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EFCC Statement on the N1 trillion Fraud Allegation against Lamorde

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efccThe attention of the Economic and Financial Crimes Commission, EFCC, has been drawn to a report captioned, Alleged N1tn diversion: Senate to probe

Lamorde’s alleged diversion of N1tn, which appeared in The Punch Newspaper of Monday August 24, 2015 containing salacious claims of corruption against the person of the chairman of the Commission, Ibrahim Lamorde.

The EFCC should ordinarily not dignify the publication with a response as the motives of the promoters and their media allies are to impugn the integrity of the EFCC boss with fabricated stories of corruption.

However the Commission is constrained to respond, to expose the motive behind the sinister plot.

In the first instance, claims of a N1trillion corruption in the EFCC is infantile and assaults the sensibilities of all reasonable stakeholders in the anti- corruption fight.

Even if the EFCC had not returned a kobo of recovered assets in its 12 years existence in addition to the yearly appropriated funds from the federation account, it will be nowhere near a trillion naira.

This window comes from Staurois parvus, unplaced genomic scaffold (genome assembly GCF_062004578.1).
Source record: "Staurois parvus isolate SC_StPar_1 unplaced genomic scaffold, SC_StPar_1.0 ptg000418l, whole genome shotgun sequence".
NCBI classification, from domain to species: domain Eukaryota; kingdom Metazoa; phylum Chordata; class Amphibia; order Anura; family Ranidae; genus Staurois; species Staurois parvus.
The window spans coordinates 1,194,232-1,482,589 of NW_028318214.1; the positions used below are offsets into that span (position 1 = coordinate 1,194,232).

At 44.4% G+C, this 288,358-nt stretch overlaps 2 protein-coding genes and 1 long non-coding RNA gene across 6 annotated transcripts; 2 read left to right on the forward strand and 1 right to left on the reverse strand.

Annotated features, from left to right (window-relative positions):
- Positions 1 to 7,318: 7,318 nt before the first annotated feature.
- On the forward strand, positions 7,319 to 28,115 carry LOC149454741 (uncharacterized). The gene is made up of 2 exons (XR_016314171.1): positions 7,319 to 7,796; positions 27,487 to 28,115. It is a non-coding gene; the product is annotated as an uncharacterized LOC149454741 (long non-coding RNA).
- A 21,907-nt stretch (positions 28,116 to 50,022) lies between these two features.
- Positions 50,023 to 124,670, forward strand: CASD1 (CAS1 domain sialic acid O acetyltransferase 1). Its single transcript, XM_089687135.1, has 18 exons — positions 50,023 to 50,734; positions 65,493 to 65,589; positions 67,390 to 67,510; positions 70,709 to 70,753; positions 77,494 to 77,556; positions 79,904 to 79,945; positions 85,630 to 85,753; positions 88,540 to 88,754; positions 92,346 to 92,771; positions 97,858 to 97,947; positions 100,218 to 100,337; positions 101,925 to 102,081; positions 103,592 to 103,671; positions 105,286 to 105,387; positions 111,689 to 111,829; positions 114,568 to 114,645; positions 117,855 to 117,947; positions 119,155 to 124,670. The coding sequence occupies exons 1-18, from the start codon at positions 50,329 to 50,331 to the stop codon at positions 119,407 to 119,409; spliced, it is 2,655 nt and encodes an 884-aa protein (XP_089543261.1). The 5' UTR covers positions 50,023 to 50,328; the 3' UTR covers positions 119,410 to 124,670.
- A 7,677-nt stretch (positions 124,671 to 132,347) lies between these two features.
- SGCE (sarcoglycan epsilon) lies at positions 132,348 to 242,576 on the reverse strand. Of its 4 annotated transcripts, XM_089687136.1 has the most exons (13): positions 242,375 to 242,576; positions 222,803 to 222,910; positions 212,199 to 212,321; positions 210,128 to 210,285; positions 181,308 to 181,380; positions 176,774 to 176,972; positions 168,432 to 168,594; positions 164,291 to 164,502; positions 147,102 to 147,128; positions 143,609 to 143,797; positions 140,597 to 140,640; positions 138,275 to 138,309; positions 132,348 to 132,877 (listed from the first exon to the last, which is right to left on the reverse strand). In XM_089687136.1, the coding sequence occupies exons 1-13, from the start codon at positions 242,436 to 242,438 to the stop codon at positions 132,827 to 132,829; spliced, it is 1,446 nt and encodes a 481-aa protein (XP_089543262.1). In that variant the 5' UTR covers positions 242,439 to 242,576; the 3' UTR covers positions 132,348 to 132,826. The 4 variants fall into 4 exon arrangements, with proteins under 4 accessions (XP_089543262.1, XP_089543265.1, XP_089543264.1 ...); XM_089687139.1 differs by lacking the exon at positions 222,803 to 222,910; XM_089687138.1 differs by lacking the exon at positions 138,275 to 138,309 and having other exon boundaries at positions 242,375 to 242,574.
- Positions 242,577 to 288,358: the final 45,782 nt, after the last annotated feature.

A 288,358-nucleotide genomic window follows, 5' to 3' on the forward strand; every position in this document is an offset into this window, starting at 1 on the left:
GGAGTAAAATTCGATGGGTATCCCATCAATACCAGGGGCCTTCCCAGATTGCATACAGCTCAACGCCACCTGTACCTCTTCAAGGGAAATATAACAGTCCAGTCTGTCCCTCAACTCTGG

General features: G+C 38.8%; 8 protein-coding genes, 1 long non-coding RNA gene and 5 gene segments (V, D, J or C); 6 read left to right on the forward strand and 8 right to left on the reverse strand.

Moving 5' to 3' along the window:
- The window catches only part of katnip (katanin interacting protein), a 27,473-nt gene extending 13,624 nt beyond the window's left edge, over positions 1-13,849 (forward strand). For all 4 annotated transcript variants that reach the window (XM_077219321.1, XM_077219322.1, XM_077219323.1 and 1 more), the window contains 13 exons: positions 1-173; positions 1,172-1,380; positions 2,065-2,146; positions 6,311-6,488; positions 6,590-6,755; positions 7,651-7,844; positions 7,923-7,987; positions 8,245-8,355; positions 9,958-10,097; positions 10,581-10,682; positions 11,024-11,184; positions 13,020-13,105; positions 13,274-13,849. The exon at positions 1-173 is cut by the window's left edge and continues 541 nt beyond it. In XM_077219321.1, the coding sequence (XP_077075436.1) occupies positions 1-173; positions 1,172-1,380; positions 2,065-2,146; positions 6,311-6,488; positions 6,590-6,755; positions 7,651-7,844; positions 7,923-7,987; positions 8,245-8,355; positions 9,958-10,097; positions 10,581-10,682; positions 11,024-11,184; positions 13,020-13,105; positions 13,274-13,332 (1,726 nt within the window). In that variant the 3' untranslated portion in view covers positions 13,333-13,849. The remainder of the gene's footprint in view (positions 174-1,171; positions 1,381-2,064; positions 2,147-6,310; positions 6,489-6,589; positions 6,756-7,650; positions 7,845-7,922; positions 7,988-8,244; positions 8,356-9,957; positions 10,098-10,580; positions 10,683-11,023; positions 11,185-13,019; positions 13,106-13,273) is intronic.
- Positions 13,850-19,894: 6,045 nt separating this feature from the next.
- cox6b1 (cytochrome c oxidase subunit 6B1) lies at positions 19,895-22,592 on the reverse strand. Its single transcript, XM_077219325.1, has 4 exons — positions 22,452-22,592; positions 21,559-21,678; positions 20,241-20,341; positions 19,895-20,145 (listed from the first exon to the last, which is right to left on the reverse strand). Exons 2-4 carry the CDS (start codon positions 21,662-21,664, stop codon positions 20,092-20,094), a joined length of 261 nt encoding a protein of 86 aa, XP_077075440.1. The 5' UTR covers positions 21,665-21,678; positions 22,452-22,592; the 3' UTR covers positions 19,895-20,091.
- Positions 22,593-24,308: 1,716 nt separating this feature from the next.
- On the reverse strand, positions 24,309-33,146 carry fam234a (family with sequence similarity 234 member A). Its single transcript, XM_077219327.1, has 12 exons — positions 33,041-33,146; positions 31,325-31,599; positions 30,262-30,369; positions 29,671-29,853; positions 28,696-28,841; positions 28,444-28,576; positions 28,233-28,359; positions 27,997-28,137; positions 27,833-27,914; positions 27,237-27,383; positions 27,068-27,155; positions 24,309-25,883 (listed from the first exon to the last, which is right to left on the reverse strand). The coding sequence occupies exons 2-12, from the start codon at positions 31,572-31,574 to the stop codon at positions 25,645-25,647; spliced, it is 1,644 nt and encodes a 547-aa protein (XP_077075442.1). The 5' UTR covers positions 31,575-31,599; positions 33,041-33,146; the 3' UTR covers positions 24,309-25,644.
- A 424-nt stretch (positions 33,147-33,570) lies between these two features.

This clearly exposes the mission of the so called petitioner as nothing more than mischief, designed to smear Lamorde.

 More sinister is the discovery that the so-called petition did not follow the procedure for consideration by the senate. It was sent, not to the senate but to a member, Senator Peter Nwaoboshi, a first term senator from Delta North.

Under the senate rules, petitions meant for consideration by the red chamber are sent to the senate, not to a member of the senate.

Also, petitions meant for the senate are tabled at the plenary, before they are referred to the relevant committees for further consideration. 

In this instance, the senate has been on recess and there is no evidence that the so called petition was considered at plenary and referred to any committee.

The EFCC as an agency that is founded on transparency is not afraid of any “probe” or request for information regarding its activities by individuals, groups or organs of government; so far as such requests followed due process of law.  

The EFCC under Lamorde did not need the prompting of anyone, when it commissioned a reputable international audit firm, KPMG to carry out comprehensive audit of exhibits and forfeited assets of the Commission from 2003 to date. The report of the audit will be made public once it is ready.

Were the Commission to be jittery about its records, it would not have embarked on such audit.

The EFCC however warns that those who peddle false information with the intent to mislead should be reminded that there is a subsisting law on false information and the consequence for violation is grave.


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